A clear colourless or slightly yellow liquid. It contains anhydrous theophylline not less than 74% and no more than 84% of the labelled amount of Aminophylline.
Aminophylline relaxes bronchial smooth muscles, relieves bronchospasms and has a stimulant effect on respiration. It stimulates the myocardium and central nervous system, decreases peripheral resistance and venous pressure, and causes diuresis.
Aminophylline, a complex of theophylline with ethylenediamine, readily liberates theophylline in the body. Theophylline is approximately 40% bound to the plasma protein, but in neonates or adults with liver disease, binding is reduced.
Optimum therapeutic serum concentrations are generally considered to range from 10 to 20 micrograms per ml although some consider a lower dose appropriate.
Theophylline is metabolised in the liver to 1,3-dimethyluric acid, 1-methyluric acid, and 3-methylxanthine.
These metabolites are excreted in the urine, but in neonates about 50% is excreted unchanged and a large proposition is excreted as caffeine.
Considerable inter-individual differences in the rate of hepatic metabolism of theophylline result in large variations is clearance, serum concentrations and half-lives.
Hepatic metabolism is further affected by factors such as age, smoking disease, diet and drug interactions.
The serum half-life of theophylline in an otherwise healthy, non-smoking asthmatic adult is 6 to 12 hours, in children 1 to 5 hours, in cigerate smokers 4 to 5 hours, and in neonates and premature infants 10 to 45 hours.
The serum half-life of theophylline may be increased in the elderly and in patients with heart failure and liver disease.
Theophylline crosses the placenta; it also entres breast milk.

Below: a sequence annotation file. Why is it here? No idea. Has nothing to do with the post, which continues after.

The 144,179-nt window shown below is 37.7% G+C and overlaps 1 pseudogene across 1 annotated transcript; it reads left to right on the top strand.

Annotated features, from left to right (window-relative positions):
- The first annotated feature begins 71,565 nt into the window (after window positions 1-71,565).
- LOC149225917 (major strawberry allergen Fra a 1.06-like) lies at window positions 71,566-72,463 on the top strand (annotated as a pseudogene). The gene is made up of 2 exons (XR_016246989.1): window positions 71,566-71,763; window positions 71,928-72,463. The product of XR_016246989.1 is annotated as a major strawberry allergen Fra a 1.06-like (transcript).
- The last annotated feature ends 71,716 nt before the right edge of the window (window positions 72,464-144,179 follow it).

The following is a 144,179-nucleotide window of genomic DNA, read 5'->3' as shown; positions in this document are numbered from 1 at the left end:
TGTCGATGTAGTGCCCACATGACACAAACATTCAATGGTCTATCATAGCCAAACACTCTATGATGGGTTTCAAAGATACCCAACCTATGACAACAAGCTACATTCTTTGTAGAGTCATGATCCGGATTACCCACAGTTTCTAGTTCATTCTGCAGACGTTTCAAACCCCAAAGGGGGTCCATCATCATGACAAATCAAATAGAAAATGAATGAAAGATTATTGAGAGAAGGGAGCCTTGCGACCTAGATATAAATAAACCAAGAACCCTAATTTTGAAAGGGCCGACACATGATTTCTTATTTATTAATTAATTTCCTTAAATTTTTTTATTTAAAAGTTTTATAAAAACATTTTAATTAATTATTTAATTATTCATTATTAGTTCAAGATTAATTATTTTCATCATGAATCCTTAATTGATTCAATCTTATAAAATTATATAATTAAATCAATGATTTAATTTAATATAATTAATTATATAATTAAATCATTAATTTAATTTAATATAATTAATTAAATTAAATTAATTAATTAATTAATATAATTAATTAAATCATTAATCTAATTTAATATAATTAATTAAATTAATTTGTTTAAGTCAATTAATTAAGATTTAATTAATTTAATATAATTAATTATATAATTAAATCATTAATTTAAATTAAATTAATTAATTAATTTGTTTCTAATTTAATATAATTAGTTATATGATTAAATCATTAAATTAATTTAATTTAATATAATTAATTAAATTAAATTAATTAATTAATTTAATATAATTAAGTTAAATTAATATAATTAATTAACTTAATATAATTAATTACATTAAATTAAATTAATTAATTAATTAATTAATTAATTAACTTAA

Aminophylline is used as a bronchodilator in the management of asthma and chronic obstructive pulmonary disease.
It was formerly used for it’s diuretic action in heart failure but has been superseded by more effective drugs.
However, it may have a role in patients with heart failure and obstructive airway disease though care is needed in those with increased myocardial excitability.
The toxic effects of Aminophylline and other xanthines are additive. Concomitant use with other xanthine medications should therefore be avoided.
If Aminophylline is to be given for acute bronchospasm in patients who have been taking maintenance xanthine therapy, serum theophylline concentration should be measured first and the initial dose reduced as appropriate.
Theophylline clearance may be used by interaction with other drugs including allopurinol, some antiarrhythmics, cimetidine, disulfiram, fluvoxamine, interferon alfa, macrolide antibiotics and quinolones, oral contraceptives, thiabendazole, and viloxazine, necessitating dosage reduction.
Phenytoins and other anticonvulsants, the antiviral ritonavir, rifampicin, sulphinpyrazone, and cigerette smoking may increase theohylline clearance, necessitating and increase in dose or dosing frequency.
There is a risk of synergistic toxicity if aminophylline is given concomitantly with halothene or ketamine, and it may antagonise the effects of adenosine and of non-depolarisins muscle relaxants.
Lithium elimination may be enhanced with a consequent loss of effect.